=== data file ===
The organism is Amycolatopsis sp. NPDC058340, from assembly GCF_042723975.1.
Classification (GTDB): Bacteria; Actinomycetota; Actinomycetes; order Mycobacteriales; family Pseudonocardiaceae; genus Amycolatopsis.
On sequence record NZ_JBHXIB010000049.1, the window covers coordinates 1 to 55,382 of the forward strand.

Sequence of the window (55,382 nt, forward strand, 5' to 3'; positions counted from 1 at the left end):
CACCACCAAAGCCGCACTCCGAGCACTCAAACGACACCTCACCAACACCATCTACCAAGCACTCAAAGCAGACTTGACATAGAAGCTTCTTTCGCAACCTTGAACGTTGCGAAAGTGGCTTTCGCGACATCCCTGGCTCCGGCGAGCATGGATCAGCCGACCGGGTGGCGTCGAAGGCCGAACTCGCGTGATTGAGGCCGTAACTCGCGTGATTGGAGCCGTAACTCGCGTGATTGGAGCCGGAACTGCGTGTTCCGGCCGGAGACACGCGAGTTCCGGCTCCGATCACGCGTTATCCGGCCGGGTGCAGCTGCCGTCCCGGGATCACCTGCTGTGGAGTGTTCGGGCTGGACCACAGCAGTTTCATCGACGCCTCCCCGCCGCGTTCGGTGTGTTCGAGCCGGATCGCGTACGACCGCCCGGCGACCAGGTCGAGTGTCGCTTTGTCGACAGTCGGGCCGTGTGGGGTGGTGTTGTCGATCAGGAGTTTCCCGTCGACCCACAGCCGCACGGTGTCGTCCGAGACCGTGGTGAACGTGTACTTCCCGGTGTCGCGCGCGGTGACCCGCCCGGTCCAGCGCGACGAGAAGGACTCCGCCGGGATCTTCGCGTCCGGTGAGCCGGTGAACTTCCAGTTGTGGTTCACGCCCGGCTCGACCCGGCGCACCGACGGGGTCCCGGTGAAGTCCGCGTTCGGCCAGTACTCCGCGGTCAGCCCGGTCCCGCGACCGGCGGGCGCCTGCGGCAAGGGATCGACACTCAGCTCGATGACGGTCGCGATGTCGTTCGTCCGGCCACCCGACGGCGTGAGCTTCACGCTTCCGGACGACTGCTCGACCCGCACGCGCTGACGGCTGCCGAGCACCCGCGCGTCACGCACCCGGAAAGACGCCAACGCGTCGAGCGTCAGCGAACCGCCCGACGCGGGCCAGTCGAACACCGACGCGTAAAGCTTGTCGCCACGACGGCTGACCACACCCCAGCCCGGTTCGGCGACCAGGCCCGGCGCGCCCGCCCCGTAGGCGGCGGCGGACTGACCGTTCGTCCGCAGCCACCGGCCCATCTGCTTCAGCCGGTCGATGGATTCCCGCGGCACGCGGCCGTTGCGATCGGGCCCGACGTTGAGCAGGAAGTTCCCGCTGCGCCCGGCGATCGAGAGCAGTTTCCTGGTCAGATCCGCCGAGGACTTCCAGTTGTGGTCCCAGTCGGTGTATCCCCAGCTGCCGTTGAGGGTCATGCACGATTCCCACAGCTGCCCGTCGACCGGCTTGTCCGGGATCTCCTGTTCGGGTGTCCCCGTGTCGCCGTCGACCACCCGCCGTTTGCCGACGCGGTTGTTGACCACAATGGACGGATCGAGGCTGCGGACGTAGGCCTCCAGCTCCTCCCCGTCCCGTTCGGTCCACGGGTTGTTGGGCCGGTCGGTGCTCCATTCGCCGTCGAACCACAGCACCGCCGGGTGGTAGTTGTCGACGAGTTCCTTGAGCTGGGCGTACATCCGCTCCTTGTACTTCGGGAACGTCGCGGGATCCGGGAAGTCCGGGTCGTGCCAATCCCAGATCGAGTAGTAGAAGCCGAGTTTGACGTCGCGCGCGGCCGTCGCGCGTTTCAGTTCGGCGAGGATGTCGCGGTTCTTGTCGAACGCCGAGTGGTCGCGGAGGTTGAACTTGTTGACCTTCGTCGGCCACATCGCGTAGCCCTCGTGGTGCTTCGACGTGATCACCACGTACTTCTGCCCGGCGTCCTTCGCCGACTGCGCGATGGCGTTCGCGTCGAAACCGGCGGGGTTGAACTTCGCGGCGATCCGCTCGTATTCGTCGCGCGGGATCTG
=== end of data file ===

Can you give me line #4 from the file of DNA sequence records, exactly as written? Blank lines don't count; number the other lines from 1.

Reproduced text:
Sequence of the window (55,382 nt, forward strand, 5' to 3'; positions counted from 1 at the left end):